Among the people from Eastern Europe, the Easter basket had nothing to do with candy and rabbits.  Baskets were filled with symbolic things and taken to church to be blessed.  There was bread in the basket to recall how Israel relied on God in the wilderness and to symbolize life.  Horseradish was there to suggest the bitterness of Egyptian bondage and the bitterness of Jesus death.  Salt was there as a symbol of our common humanity.  Ham was there as a reminder that we are not under the old law, which forbade so much, but under the new.  Eggs were in the basket, too.  They stood for hope and resurrection and life!  Whatever our customs, whatever our symbols, Easter always stands for new life, for resurrection, for hope!

    Blandon Churchyard, where Winston Churchill is buried, is like many similar village churchyards.  There is a lych-gate at the entrance.  Here the bearers could wait with the casket until the minister came out to escort them into the church.  If the weather were inclement, they had some shelter beneath the roof of the lych-gate.  Over the lych-gate at Blandon are these words, "I know that my Redeemer liveth."  One sees them, not upon entering, but upon leaving!  How comforting to a family who has just left the body of a loved one in the churchyard!  How comforting it is to us all to remember we have a deathless Redeemer!

    A man said that one year he had two Easters.  After the Easter celebration in America, he went to Greece.  In the Orthodox Church, Easter usually comes a week later than the Catholic and Protestant Easter.  So he enjoyed two Easter Sundays.  We were meant to enjoy fifty-two Easter Sundays!  Every Sunday, every first day of the week, commemorates the resurrection of Jesus from the dead.  It is not just one day a year.  That would not be enough.  It is one day in every week!  That's how important the resurrection is!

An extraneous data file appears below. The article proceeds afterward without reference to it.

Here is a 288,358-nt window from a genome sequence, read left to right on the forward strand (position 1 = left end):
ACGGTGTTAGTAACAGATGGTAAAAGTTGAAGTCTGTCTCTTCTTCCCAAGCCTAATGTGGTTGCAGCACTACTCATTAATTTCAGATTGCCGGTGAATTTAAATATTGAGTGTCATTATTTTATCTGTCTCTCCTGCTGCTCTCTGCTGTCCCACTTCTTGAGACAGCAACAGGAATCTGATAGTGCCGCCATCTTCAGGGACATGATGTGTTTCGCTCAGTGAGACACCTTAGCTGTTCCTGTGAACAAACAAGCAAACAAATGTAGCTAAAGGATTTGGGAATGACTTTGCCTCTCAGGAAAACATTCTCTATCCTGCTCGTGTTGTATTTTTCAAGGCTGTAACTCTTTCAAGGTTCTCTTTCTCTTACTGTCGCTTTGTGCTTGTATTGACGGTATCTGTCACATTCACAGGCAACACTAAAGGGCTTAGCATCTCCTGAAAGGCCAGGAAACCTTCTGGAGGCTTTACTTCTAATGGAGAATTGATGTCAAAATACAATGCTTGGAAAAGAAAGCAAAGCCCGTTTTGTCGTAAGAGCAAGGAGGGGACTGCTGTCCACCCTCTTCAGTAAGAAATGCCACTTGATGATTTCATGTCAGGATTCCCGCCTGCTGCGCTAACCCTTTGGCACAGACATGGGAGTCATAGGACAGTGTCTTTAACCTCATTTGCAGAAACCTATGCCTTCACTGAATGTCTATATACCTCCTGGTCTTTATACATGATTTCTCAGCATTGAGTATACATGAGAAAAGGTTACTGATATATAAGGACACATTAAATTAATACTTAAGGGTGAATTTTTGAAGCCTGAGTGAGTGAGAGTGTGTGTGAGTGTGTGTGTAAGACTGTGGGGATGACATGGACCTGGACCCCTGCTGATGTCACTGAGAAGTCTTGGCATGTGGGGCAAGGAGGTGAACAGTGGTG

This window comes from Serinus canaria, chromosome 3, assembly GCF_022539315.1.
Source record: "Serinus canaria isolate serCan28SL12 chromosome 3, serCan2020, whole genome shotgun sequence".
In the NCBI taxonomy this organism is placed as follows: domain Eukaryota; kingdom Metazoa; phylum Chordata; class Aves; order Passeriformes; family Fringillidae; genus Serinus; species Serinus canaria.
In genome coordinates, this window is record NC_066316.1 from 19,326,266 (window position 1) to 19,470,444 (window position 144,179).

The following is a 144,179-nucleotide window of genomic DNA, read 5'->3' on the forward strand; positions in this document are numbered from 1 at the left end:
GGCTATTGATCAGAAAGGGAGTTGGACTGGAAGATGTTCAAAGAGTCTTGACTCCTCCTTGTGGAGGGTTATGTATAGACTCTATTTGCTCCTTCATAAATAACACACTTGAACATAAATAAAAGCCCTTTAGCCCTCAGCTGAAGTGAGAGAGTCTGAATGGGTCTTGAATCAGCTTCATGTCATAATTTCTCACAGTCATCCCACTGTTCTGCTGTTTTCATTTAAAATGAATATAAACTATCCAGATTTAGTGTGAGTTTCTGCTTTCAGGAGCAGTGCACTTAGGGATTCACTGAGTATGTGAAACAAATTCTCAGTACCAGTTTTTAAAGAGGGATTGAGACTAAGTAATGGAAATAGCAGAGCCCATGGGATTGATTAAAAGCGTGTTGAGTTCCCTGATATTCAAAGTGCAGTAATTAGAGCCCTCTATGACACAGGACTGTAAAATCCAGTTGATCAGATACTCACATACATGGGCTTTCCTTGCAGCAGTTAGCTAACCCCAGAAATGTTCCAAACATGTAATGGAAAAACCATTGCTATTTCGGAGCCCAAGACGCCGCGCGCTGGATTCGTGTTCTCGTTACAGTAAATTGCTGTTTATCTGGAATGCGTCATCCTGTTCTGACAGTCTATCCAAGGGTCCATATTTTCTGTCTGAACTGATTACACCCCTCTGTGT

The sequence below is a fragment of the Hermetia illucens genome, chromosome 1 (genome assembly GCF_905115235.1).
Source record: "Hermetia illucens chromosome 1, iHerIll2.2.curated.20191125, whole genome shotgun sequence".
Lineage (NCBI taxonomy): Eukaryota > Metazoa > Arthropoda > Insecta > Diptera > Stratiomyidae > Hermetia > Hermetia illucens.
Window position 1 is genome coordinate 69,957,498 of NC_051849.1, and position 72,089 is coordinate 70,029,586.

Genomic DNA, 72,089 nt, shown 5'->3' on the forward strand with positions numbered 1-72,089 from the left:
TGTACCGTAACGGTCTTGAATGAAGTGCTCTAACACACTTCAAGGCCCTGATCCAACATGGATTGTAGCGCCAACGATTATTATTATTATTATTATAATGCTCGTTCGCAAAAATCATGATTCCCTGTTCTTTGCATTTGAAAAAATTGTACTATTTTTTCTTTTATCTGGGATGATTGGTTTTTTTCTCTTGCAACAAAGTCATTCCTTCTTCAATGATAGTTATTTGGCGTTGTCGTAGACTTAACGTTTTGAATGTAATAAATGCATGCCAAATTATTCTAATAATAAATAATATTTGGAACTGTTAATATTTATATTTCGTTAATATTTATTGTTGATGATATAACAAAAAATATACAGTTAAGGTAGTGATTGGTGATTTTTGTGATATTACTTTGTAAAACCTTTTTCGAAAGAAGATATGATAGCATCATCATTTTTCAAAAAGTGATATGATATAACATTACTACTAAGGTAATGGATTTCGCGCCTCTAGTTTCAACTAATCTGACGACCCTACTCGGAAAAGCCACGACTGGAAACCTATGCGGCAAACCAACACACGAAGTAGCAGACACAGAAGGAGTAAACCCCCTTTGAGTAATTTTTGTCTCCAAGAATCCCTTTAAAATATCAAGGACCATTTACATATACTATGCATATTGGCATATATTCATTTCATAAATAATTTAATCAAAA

There are many stories, sagas, and legends that have in them the theme of death and resurrection.  That ought not to surprise us nor disturb us.  Anything genuine is bound to have its counterfeits.  In fact, the presence of the counterfeit reassures us of the fact of the genuine.

     Who would believe that the caterpillar becomes a butterfly unless he had seen it.  If we can accept that, how can we deny that death can be transformed into life.

    The city of Phoenix, Arizona, owes its name to a legendary bird that rose out of the ashes of a funeral pyre.  The first explorers in Arizona came upon prehistoric remains of dwellings and canals, so they felt they were building again on the ashes of the past.  Our funeral ritual says "ashes to ashes, dust to dust"; yet the resurrection teaches us just the opposite.  Burial is not a return to our origins, but merely a transition.  We do not go from dust to dust.  We go from life to life.

    Art galleries in New York and Florida have been exhibiting the paintings of Jacob J. Kass.  His work is unique because he never paints on canvas.  He paints on saws: hand saws, circular saws, all kinds of saws.  He takes old, dull, rusty, worn-out saw blades and paints on them scenes of striking beauty.  In a far, far, far larger way, God takes the ugliness of death and paints on it a picture of life.